Millennial Job Interview Tips: Use The 3 "C" 's
I typically work with businesses that need assistance in understanding and coaching their Millennial employees. But last week, I had the chance to coach my own Millennial, my son…
Last week he called me on the phone to ask me for advice on a job interview. “Dad”, he said, “I have a job interview on the phone in 90-minutes. They want me to do a 5-minute sales pitch. Can you help?” Thinking out loud I said “Um, well, probably not– 90-minutes might not be enough time.” There was a pause, and then, thinking of all the cramming session in school over the years that we’d done together that worked out, I said in a measured, Dad-like manner, “Yea, sure, I can help. Let’s do this.”
This was a logistics company that had grown from $1M in 1997 to over $1.3B in 2012. One look at the website and it’s clear that the company has a sale driven culture that takes great pride in the quality of their salespeople and ability to deliver quality to their customers. I never had heard of them before, but this looked like an impressive company!
Nick, had already done much of the preliminary work, scouring their website and Google for relevant information on the company. He had all the raw features and benefits nailed down. He has always been naturally persuasive, charming and sociable. I was not worried about his ability to “connect”, but wanted to make sure there was a framework, or structure to his sales pitch.
Here is what I told him, and perhaps it can be helpful when your Millennial is interviewing for a sales job, or any job, for that matter. Follow these basic principles to coach your Millennial job seeker. They are the three “C”‘s of a job interview:
In a job interview, you must be clear about three things: 1) Who you are (your qualifications and interests), 2) How you fit the role (a list of your skills and knowledge matched to the position’s requirements), and 3) What you know (a solid understanding of the company’s mission, strategy,operations, culture, etc.). Have a plan. Practice what you are going to say. Make it clear and logical. Weave a narrative that makes sense. Tell them why you are in front of them, what lead you to be here, and exactly how you can make a difference in their company based on your unique contributions. Practice you pitch.
These days, there is no excuse for not doing your homework on the company you are interviewing with. Aside from studying their website, make sure to spend some extra time spend doing an article search, search for public filings,review financial statements, and check out the company on sites like Glassdoor.com. Set up Google Alerts with the company’s name and key words revolving around their business. And study. Then, study some more, and write down notes. Millennials are the most educated generation in US history, graduating from high school and college at record rates. This is another homework assignment. Prepare for a job interview like you prepare for a term paper. Have a main argument or thesis, make an outline, and fill in supporting evidence.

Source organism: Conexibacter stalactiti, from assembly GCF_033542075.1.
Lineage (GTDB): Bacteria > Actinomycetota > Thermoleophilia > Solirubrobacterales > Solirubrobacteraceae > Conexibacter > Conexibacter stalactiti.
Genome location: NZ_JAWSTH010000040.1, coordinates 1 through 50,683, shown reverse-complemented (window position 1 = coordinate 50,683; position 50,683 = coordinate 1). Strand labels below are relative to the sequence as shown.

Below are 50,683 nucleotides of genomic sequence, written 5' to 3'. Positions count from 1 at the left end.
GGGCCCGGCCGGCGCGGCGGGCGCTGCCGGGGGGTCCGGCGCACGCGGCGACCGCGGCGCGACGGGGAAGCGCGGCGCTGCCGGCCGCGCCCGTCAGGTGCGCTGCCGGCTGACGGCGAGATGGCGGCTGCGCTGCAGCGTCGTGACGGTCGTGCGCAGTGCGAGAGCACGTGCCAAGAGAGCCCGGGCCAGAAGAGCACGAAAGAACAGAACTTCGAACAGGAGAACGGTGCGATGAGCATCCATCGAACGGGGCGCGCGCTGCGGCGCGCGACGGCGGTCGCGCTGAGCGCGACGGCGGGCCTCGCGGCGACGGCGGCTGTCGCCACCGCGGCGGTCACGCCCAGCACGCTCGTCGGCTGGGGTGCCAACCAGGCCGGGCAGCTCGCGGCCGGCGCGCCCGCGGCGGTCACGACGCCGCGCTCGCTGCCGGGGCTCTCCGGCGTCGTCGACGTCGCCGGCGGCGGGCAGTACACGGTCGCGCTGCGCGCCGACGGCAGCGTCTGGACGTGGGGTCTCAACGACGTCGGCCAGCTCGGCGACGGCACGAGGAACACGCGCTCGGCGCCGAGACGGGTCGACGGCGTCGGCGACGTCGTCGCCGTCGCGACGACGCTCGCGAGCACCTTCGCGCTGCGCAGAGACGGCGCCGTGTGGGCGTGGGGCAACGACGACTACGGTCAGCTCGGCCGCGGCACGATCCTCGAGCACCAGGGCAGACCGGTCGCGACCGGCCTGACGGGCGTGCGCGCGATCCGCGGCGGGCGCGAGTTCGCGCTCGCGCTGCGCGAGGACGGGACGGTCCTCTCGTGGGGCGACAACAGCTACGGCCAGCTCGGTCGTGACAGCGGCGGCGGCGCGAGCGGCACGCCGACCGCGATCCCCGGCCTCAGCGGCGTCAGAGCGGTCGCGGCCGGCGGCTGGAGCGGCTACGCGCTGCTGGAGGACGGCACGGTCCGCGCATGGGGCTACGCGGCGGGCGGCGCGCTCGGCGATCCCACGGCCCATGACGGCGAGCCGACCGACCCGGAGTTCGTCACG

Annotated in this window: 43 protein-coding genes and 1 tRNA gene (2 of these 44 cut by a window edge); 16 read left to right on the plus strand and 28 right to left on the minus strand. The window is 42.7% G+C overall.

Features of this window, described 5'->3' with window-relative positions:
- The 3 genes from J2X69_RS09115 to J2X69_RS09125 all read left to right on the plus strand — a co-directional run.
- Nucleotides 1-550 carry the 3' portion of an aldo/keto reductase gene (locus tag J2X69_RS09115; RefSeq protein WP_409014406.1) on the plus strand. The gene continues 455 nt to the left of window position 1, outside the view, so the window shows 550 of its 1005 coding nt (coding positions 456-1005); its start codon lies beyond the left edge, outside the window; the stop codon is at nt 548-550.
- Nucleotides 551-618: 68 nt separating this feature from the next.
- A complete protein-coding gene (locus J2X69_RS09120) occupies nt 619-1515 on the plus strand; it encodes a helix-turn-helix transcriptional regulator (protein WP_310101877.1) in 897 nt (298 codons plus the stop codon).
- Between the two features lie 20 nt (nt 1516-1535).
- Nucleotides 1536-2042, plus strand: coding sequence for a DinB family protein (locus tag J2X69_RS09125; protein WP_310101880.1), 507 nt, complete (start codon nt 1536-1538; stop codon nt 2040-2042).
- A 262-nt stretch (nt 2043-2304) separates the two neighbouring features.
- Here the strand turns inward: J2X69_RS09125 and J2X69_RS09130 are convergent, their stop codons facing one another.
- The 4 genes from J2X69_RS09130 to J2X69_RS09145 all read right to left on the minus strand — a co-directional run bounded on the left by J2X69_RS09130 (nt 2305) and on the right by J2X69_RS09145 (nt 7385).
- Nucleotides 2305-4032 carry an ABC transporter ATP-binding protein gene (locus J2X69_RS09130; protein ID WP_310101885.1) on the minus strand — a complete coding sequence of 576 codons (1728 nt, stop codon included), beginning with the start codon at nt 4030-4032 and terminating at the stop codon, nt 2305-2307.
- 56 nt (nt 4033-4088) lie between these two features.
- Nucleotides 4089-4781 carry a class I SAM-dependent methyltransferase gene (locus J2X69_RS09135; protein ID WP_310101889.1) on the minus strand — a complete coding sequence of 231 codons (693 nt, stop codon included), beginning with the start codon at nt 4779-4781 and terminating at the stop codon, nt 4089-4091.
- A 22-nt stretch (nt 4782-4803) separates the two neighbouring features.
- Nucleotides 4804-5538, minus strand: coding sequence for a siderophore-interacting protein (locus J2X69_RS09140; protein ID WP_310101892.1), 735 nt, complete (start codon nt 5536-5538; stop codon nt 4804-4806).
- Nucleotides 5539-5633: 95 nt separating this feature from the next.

It’s hard to prepare for this one. Some applicants are more naturally confident than others, and it is not something you can turn on or off at a moment’s notice. That said, when an applicant is not confident in his or her abilities, the interviewer will pick this up immediately, and prospects for getting the job are hugely diminished. Millennials are well-known for their confidence– it is typically not in short supply. But be genuine and authentic and demonstrate how your confidence can help their company grow. Of course, if this is a sales pitch… make sure you ask for the order! Ask, “what are the next steps?”, and “I’d like to know, how did I do, and would you consider hiring me for the job?” When you ask these questions, it shows that you have initiative and you can ask for the sale, but without being too pushy.
I talked to Nick about an hour after the interview and he told me it went great. They would like him to take the next step for another interview. I was thrilled to hear that.
You’ve been coaching your Millennial throughout their entire life. Don’t stop now. Just a few simple tips can help him on his way to a better job and the start of a better career.
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